Time to Say Goodbye

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The coffee was no longer hot and steaming. It was dead. As dead and cold as Linda felt inside. She felt no emotions. No remorse. No sadness. Nothing. She sometimes wondered if she was alive. Didn’t people ‘feel’ if they are alive? She made no pretense of drinking the coffee in the café. It was a large café and nobody cared what other patrons were doing. She stared out of the window. Stared unblinkingly. Undeterred. She had a purpose. She knew what she had to do. Whom she had to do it to. When she had to do it. And the ‘why’ was what inspired her entire life of twenty-three years. She now had figured out the how too. She was ready. She had been ready for a long while. She was ready when the first day at foster care, she felt the pelts hit her back. The next foster house was no better. During her teen years, the problem was of a different nature. The ‘why.’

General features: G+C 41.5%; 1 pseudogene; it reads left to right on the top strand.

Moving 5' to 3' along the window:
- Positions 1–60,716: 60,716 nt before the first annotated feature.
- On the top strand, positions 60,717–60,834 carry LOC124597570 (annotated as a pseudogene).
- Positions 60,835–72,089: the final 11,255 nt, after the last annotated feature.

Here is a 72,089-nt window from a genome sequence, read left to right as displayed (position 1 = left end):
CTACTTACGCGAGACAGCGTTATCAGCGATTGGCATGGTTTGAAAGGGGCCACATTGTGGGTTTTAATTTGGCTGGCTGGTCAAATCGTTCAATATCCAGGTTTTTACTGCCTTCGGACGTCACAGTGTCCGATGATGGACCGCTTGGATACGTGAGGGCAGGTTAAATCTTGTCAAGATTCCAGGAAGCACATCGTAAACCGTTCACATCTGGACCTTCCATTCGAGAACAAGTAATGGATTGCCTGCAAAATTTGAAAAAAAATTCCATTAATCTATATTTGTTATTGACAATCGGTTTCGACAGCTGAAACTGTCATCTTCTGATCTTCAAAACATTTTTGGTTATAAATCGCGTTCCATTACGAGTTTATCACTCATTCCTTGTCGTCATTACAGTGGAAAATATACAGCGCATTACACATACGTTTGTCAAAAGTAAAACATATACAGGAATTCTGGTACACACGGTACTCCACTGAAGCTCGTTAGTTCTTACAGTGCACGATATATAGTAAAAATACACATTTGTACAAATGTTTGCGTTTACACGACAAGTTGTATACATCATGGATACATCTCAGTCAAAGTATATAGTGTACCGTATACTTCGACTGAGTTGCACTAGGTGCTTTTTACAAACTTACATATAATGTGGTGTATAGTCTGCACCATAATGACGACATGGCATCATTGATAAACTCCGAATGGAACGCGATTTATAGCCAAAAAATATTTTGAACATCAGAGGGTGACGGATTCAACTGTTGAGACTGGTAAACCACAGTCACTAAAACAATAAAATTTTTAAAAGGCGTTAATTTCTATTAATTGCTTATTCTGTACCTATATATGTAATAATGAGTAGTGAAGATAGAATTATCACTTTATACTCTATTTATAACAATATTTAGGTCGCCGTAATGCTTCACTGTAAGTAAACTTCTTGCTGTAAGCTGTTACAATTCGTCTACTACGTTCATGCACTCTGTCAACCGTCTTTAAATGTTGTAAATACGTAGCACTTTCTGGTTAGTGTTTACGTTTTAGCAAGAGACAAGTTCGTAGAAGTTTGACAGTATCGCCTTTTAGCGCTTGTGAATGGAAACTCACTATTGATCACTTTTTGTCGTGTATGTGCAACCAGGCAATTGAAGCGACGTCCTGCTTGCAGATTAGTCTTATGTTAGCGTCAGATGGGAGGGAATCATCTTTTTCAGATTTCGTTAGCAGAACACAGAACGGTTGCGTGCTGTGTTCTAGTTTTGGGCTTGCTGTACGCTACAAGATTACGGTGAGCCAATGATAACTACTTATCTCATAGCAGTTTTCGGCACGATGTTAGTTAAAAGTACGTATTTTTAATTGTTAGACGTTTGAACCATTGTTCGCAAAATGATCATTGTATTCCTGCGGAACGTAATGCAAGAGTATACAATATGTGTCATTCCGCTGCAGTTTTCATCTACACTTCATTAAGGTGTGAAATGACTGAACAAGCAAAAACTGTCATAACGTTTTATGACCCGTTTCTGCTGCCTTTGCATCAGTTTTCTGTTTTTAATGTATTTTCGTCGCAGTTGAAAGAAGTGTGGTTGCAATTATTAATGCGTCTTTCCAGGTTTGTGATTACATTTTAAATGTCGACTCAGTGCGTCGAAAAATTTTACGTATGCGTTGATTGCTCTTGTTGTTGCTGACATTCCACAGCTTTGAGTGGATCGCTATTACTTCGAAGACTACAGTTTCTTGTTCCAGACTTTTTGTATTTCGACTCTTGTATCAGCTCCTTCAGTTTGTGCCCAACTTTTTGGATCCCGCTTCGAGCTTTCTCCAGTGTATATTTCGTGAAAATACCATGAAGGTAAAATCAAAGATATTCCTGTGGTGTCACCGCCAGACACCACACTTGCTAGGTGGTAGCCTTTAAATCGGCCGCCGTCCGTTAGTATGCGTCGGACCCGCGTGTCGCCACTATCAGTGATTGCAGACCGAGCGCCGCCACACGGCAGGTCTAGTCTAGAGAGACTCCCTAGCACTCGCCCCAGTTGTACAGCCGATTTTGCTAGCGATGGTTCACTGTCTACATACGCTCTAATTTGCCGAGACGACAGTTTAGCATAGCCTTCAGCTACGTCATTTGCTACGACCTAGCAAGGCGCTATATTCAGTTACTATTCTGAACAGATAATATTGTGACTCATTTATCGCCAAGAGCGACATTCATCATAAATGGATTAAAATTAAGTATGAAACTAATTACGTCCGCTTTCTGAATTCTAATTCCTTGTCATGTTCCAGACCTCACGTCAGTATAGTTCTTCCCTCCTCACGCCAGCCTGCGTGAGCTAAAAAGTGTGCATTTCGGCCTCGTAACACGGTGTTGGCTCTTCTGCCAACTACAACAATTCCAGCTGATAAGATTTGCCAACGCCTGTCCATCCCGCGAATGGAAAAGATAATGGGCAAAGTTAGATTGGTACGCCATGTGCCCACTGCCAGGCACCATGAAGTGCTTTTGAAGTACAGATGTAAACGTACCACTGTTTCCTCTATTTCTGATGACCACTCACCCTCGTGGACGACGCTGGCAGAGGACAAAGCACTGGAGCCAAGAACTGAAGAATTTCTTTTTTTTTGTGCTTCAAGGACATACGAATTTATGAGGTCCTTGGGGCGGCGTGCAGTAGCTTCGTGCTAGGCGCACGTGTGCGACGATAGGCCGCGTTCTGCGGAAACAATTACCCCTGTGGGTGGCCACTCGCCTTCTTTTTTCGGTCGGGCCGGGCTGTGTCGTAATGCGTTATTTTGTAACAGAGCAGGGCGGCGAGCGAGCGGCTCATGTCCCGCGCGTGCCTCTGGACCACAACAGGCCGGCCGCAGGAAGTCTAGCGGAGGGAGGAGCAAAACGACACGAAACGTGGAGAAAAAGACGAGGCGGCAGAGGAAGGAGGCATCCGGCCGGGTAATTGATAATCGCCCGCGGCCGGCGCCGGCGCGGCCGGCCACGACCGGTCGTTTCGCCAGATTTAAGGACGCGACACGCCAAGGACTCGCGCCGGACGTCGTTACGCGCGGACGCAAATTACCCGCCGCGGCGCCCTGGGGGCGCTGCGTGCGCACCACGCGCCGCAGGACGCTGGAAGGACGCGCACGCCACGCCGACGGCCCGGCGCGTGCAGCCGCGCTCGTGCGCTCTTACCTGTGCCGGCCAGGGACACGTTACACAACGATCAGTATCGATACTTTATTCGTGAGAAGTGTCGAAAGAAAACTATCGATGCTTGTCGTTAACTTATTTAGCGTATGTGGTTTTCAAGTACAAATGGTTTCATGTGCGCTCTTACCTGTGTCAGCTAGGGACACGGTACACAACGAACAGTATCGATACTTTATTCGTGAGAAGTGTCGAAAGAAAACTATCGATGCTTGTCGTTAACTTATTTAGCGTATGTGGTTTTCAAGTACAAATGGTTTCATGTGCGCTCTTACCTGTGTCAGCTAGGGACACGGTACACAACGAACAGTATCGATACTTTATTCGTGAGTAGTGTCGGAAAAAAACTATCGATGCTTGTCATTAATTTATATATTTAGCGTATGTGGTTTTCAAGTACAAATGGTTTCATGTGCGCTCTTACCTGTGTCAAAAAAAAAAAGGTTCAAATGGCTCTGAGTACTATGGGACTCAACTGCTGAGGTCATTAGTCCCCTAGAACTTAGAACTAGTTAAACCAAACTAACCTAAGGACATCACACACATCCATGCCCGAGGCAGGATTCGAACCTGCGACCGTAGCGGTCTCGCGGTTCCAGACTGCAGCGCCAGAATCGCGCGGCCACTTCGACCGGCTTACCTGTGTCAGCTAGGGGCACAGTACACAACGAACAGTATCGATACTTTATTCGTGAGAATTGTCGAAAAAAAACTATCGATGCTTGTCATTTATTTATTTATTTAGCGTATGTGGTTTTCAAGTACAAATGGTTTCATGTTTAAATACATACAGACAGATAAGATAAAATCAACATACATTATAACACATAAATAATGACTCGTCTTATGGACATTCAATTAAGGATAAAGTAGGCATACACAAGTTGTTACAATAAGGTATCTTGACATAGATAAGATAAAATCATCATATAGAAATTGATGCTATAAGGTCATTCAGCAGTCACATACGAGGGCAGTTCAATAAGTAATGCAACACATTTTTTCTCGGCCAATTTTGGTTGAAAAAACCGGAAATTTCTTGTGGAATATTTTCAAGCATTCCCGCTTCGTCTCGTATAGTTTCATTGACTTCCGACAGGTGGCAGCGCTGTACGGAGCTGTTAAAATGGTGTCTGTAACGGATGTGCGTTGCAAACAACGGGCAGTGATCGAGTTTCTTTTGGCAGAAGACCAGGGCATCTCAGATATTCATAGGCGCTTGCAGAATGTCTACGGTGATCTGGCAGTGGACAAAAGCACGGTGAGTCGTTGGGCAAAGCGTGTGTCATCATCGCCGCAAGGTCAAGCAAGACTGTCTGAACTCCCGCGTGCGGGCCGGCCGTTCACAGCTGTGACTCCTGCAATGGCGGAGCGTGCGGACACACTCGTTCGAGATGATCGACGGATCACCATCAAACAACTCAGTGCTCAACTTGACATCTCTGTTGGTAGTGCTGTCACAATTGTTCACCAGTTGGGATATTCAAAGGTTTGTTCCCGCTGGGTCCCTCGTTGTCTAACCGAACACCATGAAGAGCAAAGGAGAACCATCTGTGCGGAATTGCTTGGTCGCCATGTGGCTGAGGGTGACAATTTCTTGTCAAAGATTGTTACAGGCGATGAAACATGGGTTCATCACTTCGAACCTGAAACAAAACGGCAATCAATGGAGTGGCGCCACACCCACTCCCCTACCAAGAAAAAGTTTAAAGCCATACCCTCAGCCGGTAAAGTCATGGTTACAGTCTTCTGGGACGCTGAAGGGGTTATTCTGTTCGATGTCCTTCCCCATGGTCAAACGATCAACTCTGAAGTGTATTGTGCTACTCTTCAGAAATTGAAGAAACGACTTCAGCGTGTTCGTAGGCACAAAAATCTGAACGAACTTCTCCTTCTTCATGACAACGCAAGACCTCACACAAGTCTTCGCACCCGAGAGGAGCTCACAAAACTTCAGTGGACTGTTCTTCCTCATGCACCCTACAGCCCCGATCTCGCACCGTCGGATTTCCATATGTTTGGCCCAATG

Linda stiffened as she saw a middle-aged woman alight from the lawyer’s office, eager to get home after a long day at work. She was ready. She got off her seat and hurried out. The woman made her way to an expensive car.
“Let’s see what she does when the brake fails. And I will be right behind her to watch her go down,” Linda thought. She said softly, “time to say goodbye, mom. Here’s your present for abandoning me at birth.” Linda blew a kiss towards the woman as they both got into their cars.

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